Hampstead restaurant’s anniversary auction raises funds for Royal Free Charity and Myeloma UK
1 October 2014
The Paradise restaurant in Hampstead celebrated its 45th anniversary by raising £17,000 to be shared between the Royal Free Charity and Myeloma UK, the bone marrow cancer charity. In September the Indian restaurant, well known to locals, hosted a party to mark its milestone and to thank its customers for their patronage.
At the event, dinner and entertainment from professional Bollywood dancers and stilt walkers were followed by an auction. Guests were able to bid for the right to have a table named after them and there were several reserve bids and a phone bid from New York. The star auction item was the chance to work with Paradise’s chef to develop a signature dish named after the successful bidder. This auction lot alone went for £4,000.
Wasel Ali, owner of the restaurant, said: “We wanted to thank everyone who has supported us since my father started the restaurant in 1969 and decided to host an event to do something for charity. We were not sure how it would turn out but the response was fantastic and it was a really fun evening.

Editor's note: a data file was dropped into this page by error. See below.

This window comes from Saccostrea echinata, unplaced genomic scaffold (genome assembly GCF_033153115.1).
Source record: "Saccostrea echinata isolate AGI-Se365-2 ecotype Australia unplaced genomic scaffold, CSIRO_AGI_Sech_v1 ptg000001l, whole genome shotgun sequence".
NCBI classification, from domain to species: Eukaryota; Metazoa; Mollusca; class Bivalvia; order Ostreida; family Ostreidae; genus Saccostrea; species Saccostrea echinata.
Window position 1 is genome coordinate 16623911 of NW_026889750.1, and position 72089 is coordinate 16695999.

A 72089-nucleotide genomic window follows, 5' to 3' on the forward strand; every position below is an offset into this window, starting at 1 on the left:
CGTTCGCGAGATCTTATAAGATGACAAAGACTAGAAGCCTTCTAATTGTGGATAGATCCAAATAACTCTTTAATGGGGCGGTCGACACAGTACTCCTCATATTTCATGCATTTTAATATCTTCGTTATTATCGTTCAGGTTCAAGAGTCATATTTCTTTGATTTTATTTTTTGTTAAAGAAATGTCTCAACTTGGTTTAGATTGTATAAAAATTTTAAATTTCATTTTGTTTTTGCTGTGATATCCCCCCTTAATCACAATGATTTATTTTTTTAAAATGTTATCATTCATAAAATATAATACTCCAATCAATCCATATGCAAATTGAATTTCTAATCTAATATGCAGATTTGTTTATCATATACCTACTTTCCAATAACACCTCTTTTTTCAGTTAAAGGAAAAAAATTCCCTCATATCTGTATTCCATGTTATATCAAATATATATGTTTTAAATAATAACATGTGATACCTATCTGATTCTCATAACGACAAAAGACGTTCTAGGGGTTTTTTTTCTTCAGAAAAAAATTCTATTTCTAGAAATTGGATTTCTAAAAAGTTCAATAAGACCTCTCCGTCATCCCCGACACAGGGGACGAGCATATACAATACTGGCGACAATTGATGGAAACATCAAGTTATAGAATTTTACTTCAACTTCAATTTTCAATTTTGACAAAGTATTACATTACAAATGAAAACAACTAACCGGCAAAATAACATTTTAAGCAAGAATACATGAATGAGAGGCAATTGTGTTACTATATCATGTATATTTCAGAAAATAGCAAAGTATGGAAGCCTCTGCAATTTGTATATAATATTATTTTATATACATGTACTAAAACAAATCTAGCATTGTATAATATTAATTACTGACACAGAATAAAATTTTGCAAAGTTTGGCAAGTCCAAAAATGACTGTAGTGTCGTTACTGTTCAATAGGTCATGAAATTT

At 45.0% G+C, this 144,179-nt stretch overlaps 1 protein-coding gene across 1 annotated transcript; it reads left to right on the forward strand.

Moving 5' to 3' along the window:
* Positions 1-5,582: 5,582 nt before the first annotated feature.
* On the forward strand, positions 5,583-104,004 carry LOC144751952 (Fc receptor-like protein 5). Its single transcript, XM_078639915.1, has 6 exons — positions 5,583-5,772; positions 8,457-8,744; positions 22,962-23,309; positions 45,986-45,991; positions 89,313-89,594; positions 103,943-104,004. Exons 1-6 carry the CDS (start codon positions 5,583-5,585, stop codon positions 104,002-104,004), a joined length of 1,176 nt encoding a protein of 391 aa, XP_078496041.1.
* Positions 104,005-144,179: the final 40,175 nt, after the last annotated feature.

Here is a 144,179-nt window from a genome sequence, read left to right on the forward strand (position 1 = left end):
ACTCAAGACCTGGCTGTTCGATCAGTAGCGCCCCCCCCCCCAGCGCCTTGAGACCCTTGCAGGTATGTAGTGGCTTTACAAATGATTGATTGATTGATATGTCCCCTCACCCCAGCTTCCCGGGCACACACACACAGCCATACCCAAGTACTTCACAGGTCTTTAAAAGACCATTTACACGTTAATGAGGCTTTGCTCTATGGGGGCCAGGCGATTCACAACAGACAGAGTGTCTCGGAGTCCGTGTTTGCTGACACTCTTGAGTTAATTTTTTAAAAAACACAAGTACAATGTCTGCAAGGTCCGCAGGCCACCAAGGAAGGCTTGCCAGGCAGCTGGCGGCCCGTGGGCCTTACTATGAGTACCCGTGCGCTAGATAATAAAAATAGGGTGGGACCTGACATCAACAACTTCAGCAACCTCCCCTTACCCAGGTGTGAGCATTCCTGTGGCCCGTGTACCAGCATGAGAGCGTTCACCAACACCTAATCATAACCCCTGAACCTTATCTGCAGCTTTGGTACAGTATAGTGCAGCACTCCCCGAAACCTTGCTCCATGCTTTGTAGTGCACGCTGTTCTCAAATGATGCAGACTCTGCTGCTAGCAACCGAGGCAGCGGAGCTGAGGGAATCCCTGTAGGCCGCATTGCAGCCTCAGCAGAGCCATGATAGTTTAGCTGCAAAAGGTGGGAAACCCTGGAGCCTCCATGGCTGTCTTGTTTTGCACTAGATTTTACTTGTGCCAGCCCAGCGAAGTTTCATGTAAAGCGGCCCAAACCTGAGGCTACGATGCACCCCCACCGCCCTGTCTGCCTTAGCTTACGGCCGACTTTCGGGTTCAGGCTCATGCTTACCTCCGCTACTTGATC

“We have a long association with the Royal Free Hospital, including my son being born there, so we wanted them to benefit. Our friends Nicole and Natalie Appleton from the pop group All Saints also have a relative living with myeloma which led us to support Myeloma UK as well.“
Chris Burghes, chief executive of the Royal Free Charity, said: “We wish to congratulate Paradise restaurant on their 45th anniversary and to thank their patrons for such generous bids which contributed to so much being raised. The Royal Free Charity supports all patients, including those being treated for myeloma and we will use these donations to help improve and save lives.”
Myeloma UK is the only organisation in the UK dealing exclusively with myeloma, a bone marrow cancer for which there is no cure, but many very effective treatments. The charity’s broad and innovative range of services cover every aspect of myeloma from providing information and support to improving standards of treatment and care through research and campaigning.
Judy Dewinter, Myeloma UK chairman and a Royal Free London governor, said: “None of our work would be possible without the generosity of our supporters. We are hugely grateful to Wasel and his team and to all the guests who supported this fantastic event.”
(Pictured left to right: Diane Ryan, fundraising manager, Royal Free Charity, Natalie Appleton, Wasel Ali, Nicole Appleton, Judy Dewinter)